More troubling still was his analysis that the furtherance of U.S. interests around the world is being bottled up by the lack of an agreement between Israel and the Palestinians: “So much of what we need to aspire to achieve and what we need globally…all of this is tied to what can and doesn’t happen with respect to Israel/Palestine.”

Mr. Kerry inadvertently called to mind the failed Obama outreach to the Muslim world with his response to a question about the U.S. going through with its agreement to give Egypt F-16s and Abrams tanks even after Egyptian President Morsi referred to Jews and Israelis as descendants of apes and pigs and said Muslim children should be taught to hate them.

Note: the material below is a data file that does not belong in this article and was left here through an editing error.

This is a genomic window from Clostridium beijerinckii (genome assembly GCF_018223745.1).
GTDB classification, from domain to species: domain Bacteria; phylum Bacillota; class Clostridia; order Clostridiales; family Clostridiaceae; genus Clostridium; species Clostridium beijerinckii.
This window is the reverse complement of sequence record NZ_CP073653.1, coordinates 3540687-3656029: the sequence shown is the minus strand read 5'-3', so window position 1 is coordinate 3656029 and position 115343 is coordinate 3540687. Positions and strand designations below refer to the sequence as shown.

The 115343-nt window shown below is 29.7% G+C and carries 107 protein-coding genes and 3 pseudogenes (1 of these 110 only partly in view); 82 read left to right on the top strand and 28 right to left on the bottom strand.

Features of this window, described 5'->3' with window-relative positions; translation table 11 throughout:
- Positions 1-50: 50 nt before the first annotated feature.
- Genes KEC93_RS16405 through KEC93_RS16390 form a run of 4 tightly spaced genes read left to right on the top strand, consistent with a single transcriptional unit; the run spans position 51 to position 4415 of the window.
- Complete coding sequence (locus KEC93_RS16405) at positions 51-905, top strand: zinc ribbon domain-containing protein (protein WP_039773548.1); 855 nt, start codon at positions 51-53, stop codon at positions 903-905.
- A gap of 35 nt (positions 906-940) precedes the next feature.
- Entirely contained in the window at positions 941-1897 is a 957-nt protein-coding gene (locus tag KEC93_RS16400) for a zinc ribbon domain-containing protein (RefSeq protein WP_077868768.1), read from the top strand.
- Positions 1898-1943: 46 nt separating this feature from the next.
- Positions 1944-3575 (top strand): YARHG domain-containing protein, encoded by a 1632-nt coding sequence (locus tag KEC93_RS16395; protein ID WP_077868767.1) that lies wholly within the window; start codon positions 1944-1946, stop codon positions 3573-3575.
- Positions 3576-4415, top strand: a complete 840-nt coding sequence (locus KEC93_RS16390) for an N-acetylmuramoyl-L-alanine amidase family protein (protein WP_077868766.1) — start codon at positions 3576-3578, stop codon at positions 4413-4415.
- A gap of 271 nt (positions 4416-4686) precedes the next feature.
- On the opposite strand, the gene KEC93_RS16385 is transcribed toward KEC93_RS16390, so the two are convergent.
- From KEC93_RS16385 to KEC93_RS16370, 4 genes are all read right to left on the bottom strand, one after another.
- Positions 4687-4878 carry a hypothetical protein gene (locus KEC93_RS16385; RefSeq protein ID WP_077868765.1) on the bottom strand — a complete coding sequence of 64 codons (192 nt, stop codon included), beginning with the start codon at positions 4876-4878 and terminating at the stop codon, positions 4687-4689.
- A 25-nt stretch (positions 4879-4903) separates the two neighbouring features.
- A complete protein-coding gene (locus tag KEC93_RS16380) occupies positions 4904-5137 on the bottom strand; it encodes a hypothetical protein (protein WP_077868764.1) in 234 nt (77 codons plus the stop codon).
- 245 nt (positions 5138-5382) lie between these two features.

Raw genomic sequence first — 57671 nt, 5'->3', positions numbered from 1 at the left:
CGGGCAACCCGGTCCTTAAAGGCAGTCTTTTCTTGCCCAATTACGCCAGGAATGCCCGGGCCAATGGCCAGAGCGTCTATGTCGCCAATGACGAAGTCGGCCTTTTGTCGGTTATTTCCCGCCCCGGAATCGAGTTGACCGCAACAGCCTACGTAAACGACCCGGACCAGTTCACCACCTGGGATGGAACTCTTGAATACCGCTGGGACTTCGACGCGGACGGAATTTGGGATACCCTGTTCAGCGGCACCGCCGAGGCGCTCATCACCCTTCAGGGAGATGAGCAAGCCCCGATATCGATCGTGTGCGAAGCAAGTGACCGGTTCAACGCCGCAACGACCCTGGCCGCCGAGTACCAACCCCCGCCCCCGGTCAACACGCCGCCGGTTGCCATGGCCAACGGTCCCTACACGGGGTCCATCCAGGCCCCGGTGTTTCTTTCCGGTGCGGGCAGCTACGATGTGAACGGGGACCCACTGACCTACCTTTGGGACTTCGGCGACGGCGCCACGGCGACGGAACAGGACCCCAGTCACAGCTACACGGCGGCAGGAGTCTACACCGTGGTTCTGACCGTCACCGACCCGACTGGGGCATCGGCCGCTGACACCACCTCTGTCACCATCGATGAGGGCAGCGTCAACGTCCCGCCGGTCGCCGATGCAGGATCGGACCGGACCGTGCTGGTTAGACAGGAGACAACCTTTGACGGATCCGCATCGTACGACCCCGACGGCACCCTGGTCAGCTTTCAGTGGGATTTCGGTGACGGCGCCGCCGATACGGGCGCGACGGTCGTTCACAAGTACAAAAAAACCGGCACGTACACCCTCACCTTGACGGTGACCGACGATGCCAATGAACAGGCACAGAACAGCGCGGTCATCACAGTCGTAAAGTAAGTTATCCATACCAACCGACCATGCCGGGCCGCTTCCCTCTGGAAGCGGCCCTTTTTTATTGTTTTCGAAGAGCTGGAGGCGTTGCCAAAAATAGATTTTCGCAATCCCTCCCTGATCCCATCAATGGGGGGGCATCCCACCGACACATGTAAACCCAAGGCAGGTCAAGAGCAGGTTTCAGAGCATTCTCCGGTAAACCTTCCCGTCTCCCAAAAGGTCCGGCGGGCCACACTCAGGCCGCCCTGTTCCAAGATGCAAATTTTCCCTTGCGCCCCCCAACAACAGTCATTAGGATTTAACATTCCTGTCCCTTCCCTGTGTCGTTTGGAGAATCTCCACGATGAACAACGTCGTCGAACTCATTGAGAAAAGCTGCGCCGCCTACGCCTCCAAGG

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6 Responses to “Obama Rules”

  1. Guns & bullets, Drones & missiles…
    We have only hours left at the White House,
    the petition expires tomorrow, Jan. 31.
    "End the DRONES…Stop the killing of children".
    Tell President Barack Obama to stop.
    killing children in Afghanistan,
    Yemen, Pakistan and Arab countries.
    using C.I.A. ordered un-manned computer.
    controlled Drone Strikes deploying.
    missiles aimed at "terrorists" but which.
    kill more children!
    Sign this petition:
    "End the DRONES… Stop the killing of.
    children and innocent civilians."
    https://petitions.whitehouse.gov/petitions

  2. Charlie Hall says:

    "It will be recalled that he acted similarly with respect to federal immigration laws when he disagreed with provisions that called for certain illegal aliens to be deported. He simply ordered the Immigration and Nationalization Service not to enforce the law –despite the fact that Congress had repeatedly declined to amend the legislation to his liking."